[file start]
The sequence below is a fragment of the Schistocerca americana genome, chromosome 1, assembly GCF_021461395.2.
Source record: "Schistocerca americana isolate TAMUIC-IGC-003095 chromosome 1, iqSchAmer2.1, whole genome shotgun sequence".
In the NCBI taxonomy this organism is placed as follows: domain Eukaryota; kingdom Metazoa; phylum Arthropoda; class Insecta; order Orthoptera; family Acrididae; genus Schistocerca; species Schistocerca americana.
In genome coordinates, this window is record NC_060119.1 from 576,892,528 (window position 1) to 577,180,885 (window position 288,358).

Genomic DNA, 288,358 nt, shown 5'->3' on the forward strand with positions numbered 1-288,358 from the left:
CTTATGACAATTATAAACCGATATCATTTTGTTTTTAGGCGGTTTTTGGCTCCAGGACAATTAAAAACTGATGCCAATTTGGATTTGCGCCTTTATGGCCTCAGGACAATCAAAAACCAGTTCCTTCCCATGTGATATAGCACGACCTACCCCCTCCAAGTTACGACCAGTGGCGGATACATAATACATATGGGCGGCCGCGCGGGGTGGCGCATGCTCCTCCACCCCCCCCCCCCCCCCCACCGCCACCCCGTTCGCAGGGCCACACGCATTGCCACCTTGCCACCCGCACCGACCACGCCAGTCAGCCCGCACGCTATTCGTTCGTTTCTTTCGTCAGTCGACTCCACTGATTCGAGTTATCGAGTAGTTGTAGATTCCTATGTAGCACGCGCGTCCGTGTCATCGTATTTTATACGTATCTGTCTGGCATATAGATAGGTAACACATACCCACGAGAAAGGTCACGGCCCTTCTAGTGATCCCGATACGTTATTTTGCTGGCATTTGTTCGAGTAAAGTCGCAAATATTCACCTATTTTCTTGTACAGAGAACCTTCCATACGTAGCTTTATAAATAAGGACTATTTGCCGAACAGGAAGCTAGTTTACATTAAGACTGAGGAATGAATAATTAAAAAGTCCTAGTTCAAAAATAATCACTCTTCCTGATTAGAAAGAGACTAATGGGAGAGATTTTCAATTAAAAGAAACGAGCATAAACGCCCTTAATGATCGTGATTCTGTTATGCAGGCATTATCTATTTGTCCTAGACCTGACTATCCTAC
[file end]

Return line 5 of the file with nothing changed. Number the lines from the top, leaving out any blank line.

Genomic DNA, 288,358 nt, shown 5'->3' on the forward strand with positions numbered 1-288,358 from the left: